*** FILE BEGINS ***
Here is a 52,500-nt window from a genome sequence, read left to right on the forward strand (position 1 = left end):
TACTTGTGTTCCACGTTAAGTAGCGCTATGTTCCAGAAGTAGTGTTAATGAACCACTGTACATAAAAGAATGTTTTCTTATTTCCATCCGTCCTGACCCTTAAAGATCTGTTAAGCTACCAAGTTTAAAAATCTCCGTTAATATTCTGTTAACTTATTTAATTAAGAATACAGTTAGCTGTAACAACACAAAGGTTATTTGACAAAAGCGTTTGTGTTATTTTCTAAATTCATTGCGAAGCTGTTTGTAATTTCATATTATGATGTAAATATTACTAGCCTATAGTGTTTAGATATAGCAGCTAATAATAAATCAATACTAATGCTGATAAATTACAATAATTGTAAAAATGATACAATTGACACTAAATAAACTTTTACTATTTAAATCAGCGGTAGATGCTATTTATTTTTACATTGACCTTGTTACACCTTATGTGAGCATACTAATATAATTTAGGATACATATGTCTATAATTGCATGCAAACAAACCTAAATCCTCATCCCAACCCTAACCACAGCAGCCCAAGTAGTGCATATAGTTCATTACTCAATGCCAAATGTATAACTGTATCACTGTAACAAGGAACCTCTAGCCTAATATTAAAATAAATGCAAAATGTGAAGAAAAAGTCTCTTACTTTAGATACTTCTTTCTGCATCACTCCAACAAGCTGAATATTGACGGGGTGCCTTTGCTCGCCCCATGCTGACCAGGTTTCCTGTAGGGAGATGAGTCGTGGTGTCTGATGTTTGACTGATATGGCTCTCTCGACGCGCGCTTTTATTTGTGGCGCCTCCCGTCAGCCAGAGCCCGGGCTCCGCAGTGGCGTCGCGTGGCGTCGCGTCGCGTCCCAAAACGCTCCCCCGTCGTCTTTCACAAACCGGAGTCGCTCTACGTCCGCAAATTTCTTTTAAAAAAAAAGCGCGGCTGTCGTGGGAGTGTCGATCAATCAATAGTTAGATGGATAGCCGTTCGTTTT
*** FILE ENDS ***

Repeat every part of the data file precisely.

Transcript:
Here is a 52,500-nt window from a genome sequence, read left to right on the forward strand (position 1 = left end):
TACTTGTGTTCCACGTTAAGTAGCGCTATGTTCCAGAAGTAGTGTTAATGAACCACTGTACATAAAAGAATGTTTTCTTATTTCCATCCGTCCTGACCCTTAAAGATCTGTTAAGCTACCAAGTTTAAAAATCTCCGTTAATATTCTGTTAACTTATTTAATTAAGAATACAGTTAGCTGTAACAACACAAAGGTTATTTGACAAAAGCGTTTGTGTTATTTTCTAAATTCATTGCGAAGCTGTTTGTAATTTCATATTATGATGTAAATATTACTAGCCTATAGTGTTTAGATATAGCAGCTAATAATAAATCAATACTAATGCTGATAAATTACAATAATTGTAAAAATGATACAATTGACACTAAATAAACTTTTACTATTTAAATCAGCGGTAGATGCTATTTATTTTTACATTGACCTTGTTACACCTTATGTGAGCATACTAATATAATTTAGGATACATATGTCTATAATTGCATGCAAACAAACCTAAATCCTCATCCCAACCCTAACCACAGCAGCCCAAGTAGTGCATATAGTTCATTACTCAATGCCAAATGTATAACTGTATCACTGTAACAAGGAACCTCTAGCCTAATATTAAAATAAATGCAAAATGTGAAGAAAAAGTCTCTTACTTTAGATACTTCTTTCTGCATCACTCCAACAAGCTGAATATTGACGGGGTGCCTTTGCTCGCCCCATGCTGACCAGGTTTCCTGTAGGGAGATGAGTCGTGGTGTCTGATGTTTGACTGATATGGCTCTCTCGACGCGCGCTTTTATTTGTGGCGCCTCCCGTCAGCCAGAGCCCGGGCTCCGCAGTGGCGTCGCGTGGCGTCGCGTCGCGTCCCAAAACGCTCCCCCGTCGTCTTTCACAAACCGGAGTCGCTCTACGTCCGCAAATTTCTTTTAAAAAAAAAGCGCGGCTGTCGTGGGAGTGTCGATCAATCAATAGTTAGATGGATAGCCGTTCGTTTT